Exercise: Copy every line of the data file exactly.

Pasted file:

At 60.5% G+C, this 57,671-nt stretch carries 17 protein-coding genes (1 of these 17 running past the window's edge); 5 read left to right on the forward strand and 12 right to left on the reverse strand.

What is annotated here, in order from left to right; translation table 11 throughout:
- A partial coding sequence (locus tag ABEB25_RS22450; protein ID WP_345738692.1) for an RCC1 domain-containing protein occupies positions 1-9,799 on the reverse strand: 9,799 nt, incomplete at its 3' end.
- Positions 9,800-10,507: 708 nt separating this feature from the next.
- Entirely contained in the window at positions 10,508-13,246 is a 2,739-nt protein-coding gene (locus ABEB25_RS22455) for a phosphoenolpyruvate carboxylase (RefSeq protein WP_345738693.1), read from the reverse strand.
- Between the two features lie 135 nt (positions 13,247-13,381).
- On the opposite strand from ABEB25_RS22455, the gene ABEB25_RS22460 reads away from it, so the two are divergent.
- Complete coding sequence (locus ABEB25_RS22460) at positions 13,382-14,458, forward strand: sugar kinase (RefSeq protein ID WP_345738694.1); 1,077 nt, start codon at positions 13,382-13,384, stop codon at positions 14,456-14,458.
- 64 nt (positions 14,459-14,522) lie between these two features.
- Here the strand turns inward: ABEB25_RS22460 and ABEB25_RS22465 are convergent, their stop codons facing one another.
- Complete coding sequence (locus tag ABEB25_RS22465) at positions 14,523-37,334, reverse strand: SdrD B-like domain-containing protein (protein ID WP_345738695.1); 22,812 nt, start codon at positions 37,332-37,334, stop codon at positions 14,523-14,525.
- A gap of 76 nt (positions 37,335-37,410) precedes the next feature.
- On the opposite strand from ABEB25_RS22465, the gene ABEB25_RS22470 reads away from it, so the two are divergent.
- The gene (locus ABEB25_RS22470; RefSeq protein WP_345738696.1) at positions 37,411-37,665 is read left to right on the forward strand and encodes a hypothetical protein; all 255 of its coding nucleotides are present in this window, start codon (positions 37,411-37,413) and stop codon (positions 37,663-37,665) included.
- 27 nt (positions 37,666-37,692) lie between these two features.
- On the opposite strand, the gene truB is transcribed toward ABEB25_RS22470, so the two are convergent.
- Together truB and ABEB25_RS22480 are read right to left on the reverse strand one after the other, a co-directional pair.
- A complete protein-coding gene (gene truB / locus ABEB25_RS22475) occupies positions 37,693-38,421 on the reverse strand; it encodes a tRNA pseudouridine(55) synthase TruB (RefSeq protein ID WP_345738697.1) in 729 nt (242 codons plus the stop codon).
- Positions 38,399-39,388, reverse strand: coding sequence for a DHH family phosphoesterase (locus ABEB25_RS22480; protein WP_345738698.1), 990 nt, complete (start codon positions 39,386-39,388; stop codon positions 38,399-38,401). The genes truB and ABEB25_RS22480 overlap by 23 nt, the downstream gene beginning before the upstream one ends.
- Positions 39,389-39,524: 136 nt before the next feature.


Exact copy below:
At 60.5% G+C, this 57,671-nt stretch carries 17 protein-coding genes (1 of these 17 running past the window's edge); 5 read left to right on the forward strand and 12 right to left on the reverse strand.

What is annotated here, in order from left to right; translation table 11 throughout:
- A partial coding sequence (locus tag ABEB25_RS22450; protein ID WP_345738692.1) for an RCC1 domain-containing protein occupies positions 1-9,799 on the reverse strand: 9,799 nt, incomplete at its 3' end.
- Positions 9,800-10,507: 708 nt separating this feature from the next.
- Entirely contained in the window at positions 10,508-13,246 is a 2,739-nt protein-coding gene (locus ABEB25_RS22455) for a phosphoenolpyruvate carboxylase (RefSeq protein WP_345738693.1), read from the reverse strand.
- Between the two features lie 135 nt (positions 13,247-13,381).
- On the opposite strand from ABEB25_RS22455, the gene ABEB25_RS22460 reads away from it, so the two are divergent.
- Complete coding sequence (locus ABEB25_RS22460) at positions 13,382-14,458, forward strand: sugar kinase (RefSeq protein ID WP_345738694.1); 1,077 nt, start codon at positions 13,382-13,384, stop codon at positions 14,456-14,458.
- 64 nt (positions 14,459-14,522) lie between these two features.
- Here the strand turns inward: ABEB25_RS22460 and ABEB25_RS22465 are convergent, their stop codons facing one another.
- Complete coding sequence (locus tag ABEB25_RS22465) at positions 14,523-37,334, reverse strand: SdrD B-like domain-containing protein (protein ID WP_345738695.1); 22,812 nt, start codon at positions 37,332-37,334, stop codon at positions 14,523-14,525.
- A gap of 76 nt (positions 37,335-37,410) precedes the next feature.
- On the opposite strand from ABEB25_RS22465, the gene ABEB25_RS22470 reads away from it, so the two are divergent.
- The gene (locus ABEB25_RS22470; RefSeq protein WP_345738696.1) at positions 37,411-37,665 is read left to right on the forward strand and encodes a hypothetical protein; all 255 of its coding nucleotides are present in this window, start codon (positions 37,411-37,413) and stop codon (positions 37,663-37,665) included.
- 27 nt (positions 37,666-37,692) lie between these two features.
- On the opposite strand, the gene truB is transcribed toward ABEB25_RS22470, so the two are convergent.
- Together truB and ABEB25_RS22480 are read right to left on the reverse strand one after the other, a co-directional pair.
- A complete protein-coding gene (gene truB / locus ABEB25_RS22475) occupies positions 37,693-38,421 on the reverse strand; it encodes a tRNA pseudouridine(55) synthase TruB (RefSeq protein ID WP_345738697.1) in 729 nt (242 codons plus the stop codon).
- Positions 38,399-39,388, reverse strand: coding sequence for a DHH family phosphoesterase (locus ABEB25_RS22480; protein WP_345738698.1), 990 nt, complete (start codon positions 39,386-39,388; stop codon positions 38,399-38,401). The genes truB and ABEB25_RS22480 overlap by 23 nt, the downstream gene beginning before the upstream one ends.
- Positions 39,389-39,524: 136 nt before the next feature.